As part of a non-binding Memorandum of Understanding, Bristow Group plans to purchase 50 of Lilium’s electric aircraft and provide maintenance services for a launch network in Florida as well as future markets elsewhere in the U.S. and Europe. Bristow intends to support the Lilium Jet’s entry into service and to become an authorized service provider for the company. This week, three other companies have also announced their intent to purchase a number of Lilium Jets.
AAP Aviation is a full-service provider of integrated aviation solutions including flight operations support and advanced technologies. This week, AAP Aviation and Lilium shared that they have signed an agreement to develop a network of electric vertical take-off and landing (eVTOL) aircraft in Norway and other countries in Scandinavia. AAP Aviation also plans to purchase 40 of Lilium’s eVTOLs as part of the agreement.
AAP Aviation’s CEO, Espen Høiby, remarked that Norway is well suited for regional air mobility services because of the region’s water, terrain, and mountains. “The Lilium Jet can achieve hours of time savings compared with today’s transportation modes. The Lilium Jet performance, its low noise profile and its spacious cabin makes the ideal aircraft to develop sustainable air transport in Scandinavia,” Høiby said in response to the new agreement with Lilium.
European business jet operator ASL Group has just entered into an agreement with Lilium to establish a network of landing sites across Belgium, Netherlands, Luxembourg, and Western Germany. ASL Group also plans to purchase six Lilium Jets initially, with the possibility of ordering more aircraft later on.
In 2020, ASL Group launched a program called “Responsible Initiative for Sustainable Environment” (RISE) with the goal of reducing the company’s environmental impact. CEO Philippe Bodson noted that purchasing the Lilium Jet is an opportunity to make their business more sustainable while improving the services they offer their customers. Bodson sees the Lilium Jet as the best option on the market because of its spacious premium cabin, its vertical take-off and landing capability, and the fact that it has zero operating emissions.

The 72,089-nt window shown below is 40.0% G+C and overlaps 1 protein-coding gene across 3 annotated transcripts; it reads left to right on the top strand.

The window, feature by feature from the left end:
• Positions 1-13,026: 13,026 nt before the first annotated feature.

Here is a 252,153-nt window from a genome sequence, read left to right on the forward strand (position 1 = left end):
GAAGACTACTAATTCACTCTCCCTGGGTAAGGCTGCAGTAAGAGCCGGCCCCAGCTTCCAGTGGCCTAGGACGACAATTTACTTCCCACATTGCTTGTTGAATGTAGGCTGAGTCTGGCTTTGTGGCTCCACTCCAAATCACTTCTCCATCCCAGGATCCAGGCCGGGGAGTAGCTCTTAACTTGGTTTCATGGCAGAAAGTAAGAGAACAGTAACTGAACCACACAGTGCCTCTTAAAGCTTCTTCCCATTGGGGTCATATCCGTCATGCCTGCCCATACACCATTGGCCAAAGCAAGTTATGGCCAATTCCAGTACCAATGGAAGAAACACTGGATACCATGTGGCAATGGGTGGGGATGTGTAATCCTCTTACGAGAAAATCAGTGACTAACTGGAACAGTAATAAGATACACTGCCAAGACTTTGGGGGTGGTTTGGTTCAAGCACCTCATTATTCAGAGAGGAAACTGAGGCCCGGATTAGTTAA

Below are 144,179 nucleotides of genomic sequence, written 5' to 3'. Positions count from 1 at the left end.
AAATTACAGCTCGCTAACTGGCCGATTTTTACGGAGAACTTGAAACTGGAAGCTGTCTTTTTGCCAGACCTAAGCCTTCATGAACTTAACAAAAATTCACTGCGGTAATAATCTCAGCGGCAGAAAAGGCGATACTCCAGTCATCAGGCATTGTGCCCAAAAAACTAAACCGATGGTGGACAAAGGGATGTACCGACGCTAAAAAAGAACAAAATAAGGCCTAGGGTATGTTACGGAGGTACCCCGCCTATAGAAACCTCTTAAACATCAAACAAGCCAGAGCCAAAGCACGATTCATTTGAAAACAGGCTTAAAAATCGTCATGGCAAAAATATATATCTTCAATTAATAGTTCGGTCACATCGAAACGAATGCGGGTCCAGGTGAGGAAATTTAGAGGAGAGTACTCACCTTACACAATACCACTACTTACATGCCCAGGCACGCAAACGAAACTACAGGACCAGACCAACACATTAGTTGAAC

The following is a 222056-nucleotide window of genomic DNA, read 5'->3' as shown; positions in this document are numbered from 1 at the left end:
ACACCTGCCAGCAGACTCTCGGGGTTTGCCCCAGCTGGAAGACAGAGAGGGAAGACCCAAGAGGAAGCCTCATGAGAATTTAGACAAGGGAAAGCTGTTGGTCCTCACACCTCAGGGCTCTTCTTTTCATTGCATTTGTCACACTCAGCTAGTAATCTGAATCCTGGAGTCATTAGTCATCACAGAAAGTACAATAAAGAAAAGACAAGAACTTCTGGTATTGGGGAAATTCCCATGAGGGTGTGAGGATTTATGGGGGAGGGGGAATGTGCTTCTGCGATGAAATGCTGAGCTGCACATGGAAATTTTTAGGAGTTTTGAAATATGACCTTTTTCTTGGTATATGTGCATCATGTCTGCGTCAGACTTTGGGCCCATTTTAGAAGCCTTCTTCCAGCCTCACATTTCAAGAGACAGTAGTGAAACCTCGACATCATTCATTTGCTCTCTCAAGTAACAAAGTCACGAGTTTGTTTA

In the fourth announcement from Lilium this week, the eVTOL developer and Helity Copter Airlines have agreed to develop an eVTOL network in Andalusia. Helity also plans to purchase five of Lilium’s eVTOLs to to add to its existing fleet of helicopters for delivering premium and business charter flights to its customers. Helity’s services include private charter flights in southern Spain in addition to helicopter shuttle flights between Algeciras, Ceuta, and Málaga.
“Southern Spain attracts a high demand of premium tourism. Combined with Helity’s great local expertise and experience in the operation of helicopters, as well as the hiring of highly-skilled pilots, we have ideal conditions for the development of a sustainable air mobility network in the region,” said Lilium’s CEO, Daniel Wiegand, commenting on the agreement with Helity.
Lilium’s strategic partnership with Bristow included the largest potential order of eVTOL aircraft this week, with Bristow announcing its intent to purchase 50 Lilium Jets. Christopher Bradshaw, Bristow’s President and CEO, stated in the announcement, “Bristow has played a key role in successfully introducing several new VTOL platforms for the past 50+ years, so it is a natural evolution for us to take a leading role in the new and exciting Advanced Air Mobility market.”
Bristow entered into a collaboration with another eVTOL developer, Overair, in December. According to the announcement, Bristow placed pre-orders for up to 50 of Overair’s Butterfly aircraft. The two companies also signed a Memorandum of Understanding indicating their intent to collaborate on creation of an operations development framework.
During a discussion on scaling up to advanced air mobility (AAM) at the Transformative Vertical Flight 2022 event earlier this year, Bristow Group’s Executive Vice President, Sales and Chief Transformation Officer David Stepanek commented on the importance of public acceptance for eVTOL aircraft and other components of AAM. To build and scale a compelling business, “we’re going to have to sell people on sustainability,” he said.
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